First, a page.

Roles of gender and prenatal inflammation in autism
How do immune cells support healthy brain development and function?
Microglial cells are resident immune cells in the brain that function as guards for infection and injury. However, deregulation of microglia-mediated immune responses is known to be involved in many diseases, including autism spectrum disorders. Autism is characterized by difficulties in social communication and learning and is often associated with repetitive behaviors. Accumulated evidence suggests that inflammation in the developing brain plays a role in the development of autism. Thus, our research is focused on using a prenatal inflammation-induced mouse model of autism to elucidate the molecular mechanisms behind how defective microglial immune responses affect normal brain development, resulting in disease.
How can we develop a new therapeutic strategy for autism using nuclear hormone receptors?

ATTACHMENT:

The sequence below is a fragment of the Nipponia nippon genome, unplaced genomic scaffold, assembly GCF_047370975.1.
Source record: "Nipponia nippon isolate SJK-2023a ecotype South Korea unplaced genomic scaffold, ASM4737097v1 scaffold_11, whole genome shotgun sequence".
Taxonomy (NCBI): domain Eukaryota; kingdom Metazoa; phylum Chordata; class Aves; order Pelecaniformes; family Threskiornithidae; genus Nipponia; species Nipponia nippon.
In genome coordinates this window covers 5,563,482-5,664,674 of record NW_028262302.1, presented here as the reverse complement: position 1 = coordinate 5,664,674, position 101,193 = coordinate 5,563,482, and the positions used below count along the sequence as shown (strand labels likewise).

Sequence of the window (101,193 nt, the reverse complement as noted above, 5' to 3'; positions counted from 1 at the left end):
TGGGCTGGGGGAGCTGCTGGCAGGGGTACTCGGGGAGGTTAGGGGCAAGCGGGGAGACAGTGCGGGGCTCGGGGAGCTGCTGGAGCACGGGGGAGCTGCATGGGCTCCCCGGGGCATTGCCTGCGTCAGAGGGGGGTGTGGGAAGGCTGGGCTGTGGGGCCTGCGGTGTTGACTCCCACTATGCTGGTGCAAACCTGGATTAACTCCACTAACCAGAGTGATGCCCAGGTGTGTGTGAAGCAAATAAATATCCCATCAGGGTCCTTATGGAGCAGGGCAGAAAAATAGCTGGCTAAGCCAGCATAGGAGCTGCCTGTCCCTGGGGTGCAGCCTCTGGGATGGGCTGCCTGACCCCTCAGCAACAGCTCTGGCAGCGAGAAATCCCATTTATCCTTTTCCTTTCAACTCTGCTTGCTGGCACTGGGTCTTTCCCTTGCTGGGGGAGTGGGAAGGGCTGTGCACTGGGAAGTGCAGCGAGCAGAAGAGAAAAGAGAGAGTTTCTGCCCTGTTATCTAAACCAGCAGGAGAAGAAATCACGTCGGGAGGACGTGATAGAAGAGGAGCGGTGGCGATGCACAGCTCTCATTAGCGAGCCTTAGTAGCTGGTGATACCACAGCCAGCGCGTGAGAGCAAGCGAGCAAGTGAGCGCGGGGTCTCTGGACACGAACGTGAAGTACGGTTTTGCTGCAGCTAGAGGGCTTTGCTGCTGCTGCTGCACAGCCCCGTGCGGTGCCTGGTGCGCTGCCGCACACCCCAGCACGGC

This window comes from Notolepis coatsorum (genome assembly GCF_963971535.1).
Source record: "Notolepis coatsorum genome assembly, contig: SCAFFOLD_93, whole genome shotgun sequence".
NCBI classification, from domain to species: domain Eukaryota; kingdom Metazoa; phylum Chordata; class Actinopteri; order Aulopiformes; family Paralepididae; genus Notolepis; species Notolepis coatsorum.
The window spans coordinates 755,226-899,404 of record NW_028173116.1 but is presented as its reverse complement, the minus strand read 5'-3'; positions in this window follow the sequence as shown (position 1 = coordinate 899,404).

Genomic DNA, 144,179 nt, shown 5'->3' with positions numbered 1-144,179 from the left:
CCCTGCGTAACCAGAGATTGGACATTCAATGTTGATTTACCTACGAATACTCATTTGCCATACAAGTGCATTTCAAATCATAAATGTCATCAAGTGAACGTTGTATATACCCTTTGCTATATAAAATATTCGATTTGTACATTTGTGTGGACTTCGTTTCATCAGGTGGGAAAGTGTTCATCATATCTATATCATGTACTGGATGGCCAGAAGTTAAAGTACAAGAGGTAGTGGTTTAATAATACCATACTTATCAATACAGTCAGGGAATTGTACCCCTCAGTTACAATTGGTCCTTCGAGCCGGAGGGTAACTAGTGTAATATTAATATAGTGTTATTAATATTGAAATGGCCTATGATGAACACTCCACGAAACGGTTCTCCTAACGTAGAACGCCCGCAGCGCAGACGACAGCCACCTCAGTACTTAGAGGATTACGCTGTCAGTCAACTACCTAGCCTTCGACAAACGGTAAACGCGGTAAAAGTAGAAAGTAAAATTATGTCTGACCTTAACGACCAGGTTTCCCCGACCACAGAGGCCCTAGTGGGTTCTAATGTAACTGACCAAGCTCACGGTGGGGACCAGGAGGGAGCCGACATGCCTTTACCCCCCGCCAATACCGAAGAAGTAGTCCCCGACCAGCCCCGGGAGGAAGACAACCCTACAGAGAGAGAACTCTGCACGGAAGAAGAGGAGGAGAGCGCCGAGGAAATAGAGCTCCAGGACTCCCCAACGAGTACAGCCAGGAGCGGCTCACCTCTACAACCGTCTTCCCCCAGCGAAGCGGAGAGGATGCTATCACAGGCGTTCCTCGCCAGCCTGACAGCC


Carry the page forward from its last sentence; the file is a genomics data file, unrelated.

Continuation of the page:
Previous work in the lab has been focused on understanding the molecular mechanisms of how nuclear hormone receptors regulate immune responses in microglia. We are particularly interested in sex hormone nuclear receptors, including estrogen receptors (ERα and ERβ&341; and androgen receptor (AR), because autism affects many more boys than girls. Recently, we found that a subset of sex hormones produced by microglia bind to ERβ and repress the inflammatory response. Therefore, we will test the hypothesis that these sex hormones can repress inflammation and restore normal immune function in microglia. Furthermore, we will test whether the hormone-restored microglial functions can improve brain development and behavior in the mouse model of autism and form the basis for new treatment strategies.